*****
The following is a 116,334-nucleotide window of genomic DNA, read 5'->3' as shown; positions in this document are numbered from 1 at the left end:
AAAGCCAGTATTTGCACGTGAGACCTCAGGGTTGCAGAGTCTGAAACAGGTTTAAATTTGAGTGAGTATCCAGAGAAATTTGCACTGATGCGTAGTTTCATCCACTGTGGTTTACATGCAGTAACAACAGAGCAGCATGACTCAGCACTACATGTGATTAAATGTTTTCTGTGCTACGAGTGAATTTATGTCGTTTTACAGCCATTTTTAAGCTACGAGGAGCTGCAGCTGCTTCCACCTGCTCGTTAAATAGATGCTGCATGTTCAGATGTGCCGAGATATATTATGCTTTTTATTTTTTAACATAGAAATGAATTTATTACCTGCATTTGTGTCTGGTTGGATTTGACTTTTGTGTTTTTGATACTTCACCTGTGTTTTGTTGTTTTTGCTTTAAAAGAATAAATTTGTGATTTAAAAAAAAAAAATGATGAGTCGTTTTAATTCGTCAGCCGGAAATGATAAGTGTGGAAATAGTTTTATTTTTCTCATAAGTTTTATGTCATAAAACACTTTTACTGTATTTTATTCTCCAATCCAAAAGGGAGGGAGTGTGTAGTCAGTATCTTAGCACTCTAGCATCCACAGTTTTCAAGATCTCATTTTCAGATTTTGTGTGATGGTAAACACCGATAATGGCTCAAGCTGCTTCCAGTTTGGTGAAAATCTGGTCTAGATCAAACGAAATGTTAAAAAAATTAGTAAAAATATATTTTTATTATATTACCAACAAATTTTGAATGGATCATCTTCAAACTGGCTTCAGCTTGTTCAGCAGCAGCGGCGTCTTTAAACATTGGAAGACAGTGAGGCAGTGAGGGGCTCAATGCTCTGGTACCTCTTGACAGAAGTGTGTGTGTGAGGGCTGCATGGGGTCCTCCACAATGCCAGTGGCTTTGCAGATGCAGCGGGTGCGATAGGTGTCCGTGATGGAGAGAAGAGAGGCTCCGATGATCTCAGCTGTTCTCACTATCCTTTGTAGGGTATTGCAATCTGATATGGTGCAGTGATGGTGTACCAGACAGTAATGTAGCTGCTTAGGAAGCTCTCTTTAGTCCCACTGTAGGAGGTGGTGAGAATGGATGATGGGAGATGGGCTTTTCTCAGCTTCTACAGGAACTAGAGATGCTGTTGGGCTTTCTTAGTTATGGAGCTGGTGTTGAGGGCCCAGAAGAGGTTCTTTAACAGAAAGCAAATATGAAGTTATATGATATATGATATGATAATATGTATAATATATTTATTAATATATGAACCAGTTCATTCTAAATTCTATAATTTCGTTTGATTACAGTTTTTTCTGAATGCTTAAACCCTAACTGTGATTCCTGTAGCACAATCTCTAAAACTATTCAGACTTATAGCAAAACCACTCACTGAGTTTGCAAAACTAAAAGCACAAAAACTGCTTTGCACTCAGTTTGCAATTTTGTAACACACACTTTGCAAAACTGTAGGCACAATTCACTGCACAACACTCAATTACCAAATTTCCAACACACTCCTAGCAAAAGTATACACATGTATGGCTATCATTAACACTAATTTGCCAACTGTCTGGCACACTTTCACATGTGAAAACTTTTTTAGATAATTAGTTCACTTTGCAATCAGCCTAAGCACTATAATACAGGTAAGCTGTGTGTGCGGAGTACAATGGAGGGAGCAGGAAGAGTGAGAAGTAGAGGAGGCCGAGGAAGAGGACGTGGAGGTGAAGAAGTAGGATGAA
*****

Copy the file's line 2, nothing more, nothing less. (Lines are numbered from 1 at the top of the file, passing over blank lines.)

AAAGCCAGTATTTGCACGTGAGACCTCAGGGTTGCAGAGTCTGAAACAGGTTTAAATTTGAGTGAGTATCCAGAGAAATTTGCACTGATGCGTAGTTTCATCCACTGTGGTTTACATGCAGTAACAACAGAGCAGCATGACTCAGCACTACATGTGATTAAATGTTTTCTGTGCTACGAGTGAATTTATGTCGTTTTACAGCCATTTTTAAGCTACGAGGAGCTGCAGCTGCTTCCACCTGCTCGTTAAATAGATGCTGCATGTTCAGATGTGCCGAGATATATTATGCTTTTTATTTTTTAACATAGAAATGAATTTATTACCTGCATTTGTGTCTGGTTGGATTTGACTTTTGTGTTTTTGATACTTCACCTGTGTTTTGTTGTTTTTGCTTTAAAAGAATAAATTTGTGATTTAAAAAAAAAAAATGATGAGTCGTTTTAATTCGTCAGCCGGAAATGATAAGTGTGGAAATAGTTTTATTTTTCTCATAAGTTTTATGTCATAAAACACTTTTACTGTATTTTATTCTCCAATCCAAAAGGGAGGGAGTGTGTAGTCAGTATCTTAGCACTCTAGCATCCACAGTTTTCAAGATCTCATTTTCAGATTTTGTGTGATGGTAAACACCGATAATGGCTCAAGCTGCTTCCAGTTTGGTGAAAATCTGGTCTAGATCAAACGAAATGTTAAAAAAATTAGTAAAAATATATTTTTATTATATTACCAACAAATTTTGAATGGATCATCTTCAAACTGGCTTCAGCTTGTTCAGCAGCAGCGGCGTCTTTAAACATTGGAAGACAGTGAGGCAGTGAGGGGCTCAATGCTCTGGTACCTCTTGACAGAAGTGTGTGTGTGAGGGCTGCATGGGGTCCTCCACAATGCCAGTGGCTTTGCAGATGCAGCGGGTGCGATAGGTGTCCGTGATGGAGAGAAGAGAGGCTCCGATGATCTCAGCTGTTCTCACTATCCTTTGTAGGGTATTGCAATCTGATATGGTGCAGTGATGGTGTACCAGACAGTAATGTAGCTGCTTAGGAAGCTCTCTTTAGTCCCACTGTAGGAGGTGGTGAGAATGGATGATGGGAGATGGGCTTTTCTCAGCTTCTACAGGAACTAGAGATGCTGTTGGGCTTTCTTAGTTATGGAGCTGGTGTTGAGGGCCCAGAAGAGGTTCTTTAACAGAAAGCAAATATGAAGTTATATGATATATGATATGATAATATGTATAATATATTTATTAATATATGAACCAGTTCATTCTAAATTCTATAATTTCGTTTGATTACAGTTTTTTCTGAATGCTTAAACCCTAACTGTGATTCCTGTAGCACAATCTCTAAAACTATTCAGACTTATAGCAAAACCACTCACTGAGTTTGCAAAACTAAAAGCACAAAAACTGCTTTGCACTCAGTTTGCAATTTTGTAACACACACTTTGCAAAACTGTAGGCACAATTCACTGCACAACACTCAATTACCAAATTTCCAACACACTCCTAGCAAAAGTATACACATGTATGGCTATCATTAACACTAATTTGCCAACTGTCTGGCACACTTTCACATGTGAAAACTTTTTTAGATAATTAGTTCACTTTGCAATCAGCCTAAGCACTATAATACAGGTAAGCTGTGTGTGCGGAGTACAATGGAGGGAGCAGGAAGAGTGAGAAGTAGAGGAGGCCGAGGAAGAGGACGTGGAGGTGAAGAAGTAGGATGAA